In my opinion the device chapters is where the visual guide format of the book really shines. Not only are there diagrams of the devices with in depth explanations of each control, as one would expect, but side bars with tables and graphs explaining creative uses of the controls! I asked Robert about the decision to go with this style of format:
The decision came about from a few tutorials I posted on my site. For example, 68 – All about the Alligator Part 1, Ed Bauman had commented something to the effect of “wow. That’s great. It’s just all there” and I thought to myself, yes. This is exactly what was missing from the Operation Manual. A way to view all the devices visually, and explain them all in a concise way on a few pages. Make things simplified for learning purposes. As Reason evolves and gets more complex with so many different Rack Extensions. What we need is a simple, easy-to-follow organized approach to navigating through the rack. And that’s how the first half of the book was born. The second half was expanding on how all these wonderful devices worked together, and became an extension of all the tutorials found on my site. The two halves go hand in hand.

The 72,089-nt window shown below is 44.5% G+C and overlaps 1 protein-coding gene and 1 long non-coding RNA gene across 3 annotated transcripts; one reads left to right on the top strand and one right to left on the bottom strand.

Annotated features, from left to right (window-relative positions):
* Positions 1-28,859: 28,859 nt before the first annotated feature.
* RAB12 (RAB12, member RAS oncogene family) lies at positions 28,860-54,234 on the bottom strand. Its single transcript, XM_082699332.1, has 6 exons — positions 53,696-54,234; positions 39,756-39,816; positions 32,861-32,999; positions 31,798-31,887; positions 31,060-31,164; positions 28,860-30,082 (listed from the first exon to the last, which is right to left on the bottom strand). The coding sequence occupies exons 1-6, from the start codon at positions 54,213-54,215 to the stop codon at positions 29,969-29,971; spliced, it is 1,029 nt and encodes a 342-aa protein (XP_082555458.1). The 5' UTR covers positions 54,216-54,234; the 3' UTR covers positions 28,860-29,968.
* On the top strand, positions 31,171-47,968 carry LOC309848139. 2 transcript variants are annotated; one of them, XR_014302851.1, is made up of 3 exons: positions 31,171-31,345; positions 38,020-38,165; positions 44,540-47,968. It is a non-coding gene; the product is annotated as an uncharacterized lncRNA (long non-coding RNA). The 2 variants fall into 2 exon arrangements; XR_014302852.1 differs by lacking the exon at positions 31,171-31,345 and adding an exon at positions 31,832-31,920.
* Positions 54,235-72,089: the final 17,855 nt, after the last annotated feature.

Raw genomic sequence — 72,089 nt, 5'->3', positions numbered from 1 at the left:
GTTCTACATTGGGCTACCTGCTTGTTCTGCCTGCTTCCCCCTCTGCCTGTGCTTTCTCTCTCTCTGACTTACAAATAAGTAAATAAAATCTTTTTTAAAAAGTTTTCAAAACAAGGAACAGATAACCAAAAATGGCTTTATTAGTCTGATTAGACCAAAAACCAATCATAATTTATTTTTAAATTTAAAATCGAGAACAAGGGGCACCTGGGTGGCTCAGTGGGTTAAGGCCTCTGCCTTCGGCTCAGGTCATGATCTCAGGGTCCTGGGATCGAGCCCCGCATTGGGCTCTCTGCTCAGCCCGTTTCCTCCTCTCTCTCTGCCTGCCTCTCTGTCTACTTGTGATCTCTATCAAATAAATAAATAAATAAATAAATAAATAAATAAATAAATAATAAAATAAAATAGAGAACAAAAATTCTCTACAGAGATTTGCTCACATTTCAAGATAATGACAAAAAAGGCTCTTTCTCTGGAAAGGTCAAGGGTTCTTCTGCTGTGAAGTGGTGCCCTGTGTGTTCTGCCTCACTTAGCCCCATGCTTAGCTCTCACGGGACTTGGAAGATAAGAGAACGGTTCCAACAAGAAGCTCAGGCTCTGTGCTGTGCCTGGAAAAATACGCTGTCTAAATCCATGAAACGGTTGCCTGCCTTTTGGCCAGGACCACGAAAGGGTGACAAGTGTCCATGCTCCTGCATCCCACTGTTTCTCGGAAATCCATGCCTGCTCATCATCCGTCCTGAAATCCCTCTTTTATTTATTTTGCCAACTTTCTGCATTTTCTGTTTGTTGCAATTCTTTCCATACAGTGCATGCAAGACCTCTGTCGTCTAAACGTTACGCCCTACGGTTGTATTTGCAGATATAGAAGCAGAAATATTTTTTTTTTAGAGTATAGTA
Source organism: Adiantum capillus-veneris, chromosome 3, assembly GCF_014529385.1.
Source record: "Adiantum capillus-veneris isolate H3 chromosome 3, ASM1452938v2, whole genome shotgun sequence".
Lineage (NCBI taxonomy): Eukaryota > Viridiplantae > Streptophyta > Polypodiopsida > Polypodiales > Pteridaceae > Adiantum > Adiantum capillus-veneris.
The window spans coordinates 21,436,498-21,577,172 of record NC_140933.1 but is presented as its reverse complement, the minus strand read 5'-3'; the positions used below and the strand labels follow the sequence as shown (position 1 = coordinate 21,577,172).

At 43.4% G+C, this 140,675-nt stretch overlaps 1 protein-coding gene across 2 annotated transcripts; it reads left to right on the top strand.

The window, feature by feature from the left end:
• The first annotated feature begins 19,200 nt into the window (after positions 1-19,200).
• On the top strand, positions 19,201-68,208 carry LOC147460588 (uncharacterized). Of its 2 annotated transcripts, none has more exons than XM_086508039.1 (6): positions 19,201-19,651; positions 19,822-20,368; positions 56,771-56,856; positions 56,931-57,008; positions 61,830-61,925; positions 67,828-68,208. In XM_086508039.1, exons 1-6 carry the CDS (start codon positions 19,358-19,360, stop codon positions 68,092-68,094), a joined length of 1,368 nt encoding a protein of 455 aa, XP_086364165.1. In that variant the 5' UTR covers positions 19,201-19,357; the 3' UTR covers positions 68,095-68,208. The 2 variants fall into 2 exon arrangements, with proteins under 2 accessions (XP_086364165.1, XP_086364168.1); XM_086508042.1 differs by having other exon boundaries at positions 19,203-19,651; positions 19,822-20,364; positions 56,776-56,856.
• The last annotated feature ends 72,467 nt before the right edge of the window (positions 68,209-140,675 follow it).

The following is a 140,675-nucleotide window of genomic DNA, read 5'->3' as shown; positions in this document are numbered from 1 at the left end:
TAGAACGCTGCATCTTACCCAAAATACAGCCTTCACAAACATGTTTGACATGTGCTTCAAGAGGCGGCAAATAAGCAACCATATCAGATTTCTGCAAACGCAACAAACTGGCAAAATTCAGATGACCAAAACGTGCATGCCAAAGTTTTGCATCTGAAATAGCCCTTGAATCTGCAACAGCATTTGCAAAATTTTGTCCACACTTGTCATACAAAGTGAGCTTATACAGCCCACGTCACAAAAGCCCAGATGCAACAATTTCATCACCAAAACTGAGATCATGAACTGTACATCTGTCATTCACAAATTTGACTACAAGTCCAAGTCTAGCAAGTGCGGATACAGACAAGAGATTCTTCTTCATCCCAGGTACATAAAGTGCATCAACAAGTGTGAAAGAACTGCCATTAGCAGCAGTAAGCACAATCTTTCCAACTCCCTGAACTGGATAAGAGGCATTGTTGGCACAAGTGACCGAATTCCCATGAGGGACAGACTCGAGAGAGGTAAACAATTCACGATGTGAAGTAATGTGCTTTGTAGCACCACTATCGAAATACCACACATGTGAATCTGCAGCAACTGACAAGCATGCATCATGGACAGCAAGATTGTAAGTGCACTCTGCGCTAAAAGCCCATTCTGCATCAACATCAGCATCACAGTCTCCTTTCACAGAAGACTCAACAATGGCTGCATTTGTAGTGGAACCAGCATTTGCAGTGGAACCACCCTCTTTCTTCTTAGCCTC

We’ve touched upon the device chapters, now let’s look at the tutorials! Well over half of the book is made up of tutorials, ranging from basics like Understanding MIDI & CV, Organizing your Reason Files, to the awesome Keyed FX Processor in the Advanced Tutorials section. However, my favorite tutorials were in the Sound Design section. With in-depth guides to drum synthesis on multiple Reason instruments to creating your own grain sampler with an NN-19, this is the place for synthesis geeks to get their game on. While perusing this section it hit me what this book really reminds me of – a picture book for Reason users, however I don’t think my two year old nephew is going to dig it as much as I do.